Several customers have reported receiving a significant number of “No communication from MAV Agent…” alerts this past weekend.
Unfortunately, the reason for this was that the DNS provider with whom we host the DNS records used by the Managed Antivirus Agent suffered a catastrophic DDoS attack which rendered all of their DNS constellations non-responsive for a period of approx. 1 hour starting around 9pm GMT on Saturday 7th January. The attack was a combination SYN, ICMP and DNS Flood, in excess of 1 Gig/sec across our anycast IPs with packets per second ranging from 500K to 1M across each nameserver. Our provider identified the target domain and delegated this away from their nameservers (at the time of writing, the domain has since cycled through six other DNS providers bringing a DDoS attack with it) and then began remedial action to mitigate the attack. However, while partial service was quickly restored, some disruption remained until 9am GMT on Sunday 8th January.
Our DNS provider reports that “Every single DDoS attack this company has ever faced has been against a target domain which was either: pornography, online gambling or ponzi schemes known as “High Yield Investment Programs (HYIPs). HYIPs have been specifically banned here since 2006 and we have had no further attacks against HYIP sites since enacting the ban (because if we find any on the system, we summarily remove them). As of today, we are enacting a similar ban on pornographic and gambling websites. We have already implemented additional prescreening rules to prevent new domains in those categories from moving here – most DDoS attacks are against a domain added within the previous 72 hours.”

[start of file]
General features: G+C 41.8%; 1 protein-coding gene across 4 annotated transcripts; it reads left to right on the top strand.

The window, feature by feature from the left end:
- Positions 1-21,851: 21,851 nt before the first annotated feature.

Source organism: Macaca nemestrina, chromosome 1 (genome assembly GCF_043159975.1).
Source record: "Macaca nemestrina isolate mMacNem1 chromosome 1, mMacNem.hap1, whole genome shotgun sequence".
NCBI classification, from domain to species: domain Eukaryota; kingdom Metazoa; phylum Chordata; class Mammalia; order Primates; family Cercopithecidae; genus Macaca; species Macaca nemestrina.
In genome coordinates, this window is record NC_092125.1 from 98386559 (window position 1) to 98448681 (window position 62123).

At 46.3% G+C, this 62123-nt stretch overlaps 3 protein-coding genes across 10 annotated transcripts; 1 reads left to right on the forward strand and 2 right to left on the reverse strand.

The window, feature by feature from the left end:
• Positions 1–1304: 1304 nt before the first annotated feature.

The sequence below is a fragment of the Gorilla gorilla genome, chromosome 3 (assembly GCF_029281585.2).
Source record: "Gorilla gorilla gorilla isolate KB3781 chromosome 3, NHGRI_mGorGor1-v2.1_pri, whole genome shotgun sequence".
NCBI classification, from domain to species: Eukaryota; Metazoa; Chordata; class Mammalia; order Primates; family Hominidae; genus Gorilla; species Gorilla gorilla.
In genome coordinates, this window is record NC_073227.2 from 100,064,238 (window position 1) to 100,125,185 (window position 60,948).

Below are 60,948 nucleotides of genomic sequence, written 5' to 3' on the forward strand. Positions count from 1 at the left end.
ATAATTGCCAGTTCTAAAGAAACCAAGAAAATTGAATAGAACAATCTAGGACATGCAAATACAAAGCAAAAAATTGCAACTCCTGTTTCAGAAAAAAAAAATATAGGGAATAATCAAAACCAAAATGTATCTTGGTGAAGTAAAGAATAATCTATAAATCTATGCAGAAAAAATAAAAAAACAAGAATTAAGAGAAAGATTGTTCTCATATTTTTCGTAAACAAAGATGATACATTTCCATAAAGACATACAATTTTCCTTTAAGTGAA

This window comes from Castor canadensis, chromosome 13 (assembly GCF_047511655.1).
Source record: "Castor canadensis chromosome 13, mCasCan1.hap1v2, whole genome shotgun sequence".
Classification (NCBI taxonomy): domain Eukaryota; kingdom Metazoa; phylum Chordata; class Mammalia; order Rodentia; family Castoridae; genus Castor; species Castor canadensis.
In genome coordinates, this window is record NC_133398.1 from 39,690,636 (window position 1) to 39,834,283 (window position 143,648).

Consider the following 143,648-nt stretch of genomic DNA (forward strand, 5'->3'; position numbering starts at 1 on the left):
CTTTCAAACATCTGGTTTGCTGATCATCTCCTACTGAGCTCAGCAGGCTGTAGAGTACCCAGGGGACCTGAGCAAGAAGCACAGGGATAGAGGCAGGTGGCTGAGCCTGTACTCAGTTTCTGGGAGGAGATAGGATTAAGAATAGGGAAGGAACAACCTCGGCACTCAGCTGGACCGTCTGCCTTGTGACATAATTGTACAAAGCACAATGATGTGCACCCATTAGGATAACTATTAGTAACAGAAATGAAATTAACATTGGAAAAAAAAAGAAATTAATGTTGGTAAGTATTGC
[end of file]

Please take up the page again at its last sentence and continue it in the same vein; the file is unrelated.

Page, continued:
In addition, they are implementing a number of changes to improve the robustness of their infrastructure and have already started the process of preparing a “warm standby” anycast constellation (loaded with all zones but not receiving queries until it was swapped-in during a situation such as this) and are accelerating that process forthwith. Therefore, given their response, the fact that this is only the third “catastrophic impact” condition in their 14 year history (2003, 2005 and now 2012) and notwithstanding the fact that this DDoS attack was also too much to handle for every other DNS Provider who has been saddled with it, we are satisfied that for now the service they provide meets the high expectations that GFI and its customers have. However, we will be monitoring the situation and should the frequency of such events increase, we will of course source an alternative provider.
In the meantime, we would like to apologize for any inconvenience caused as a result of any alerts received.
The GFI MAX Team.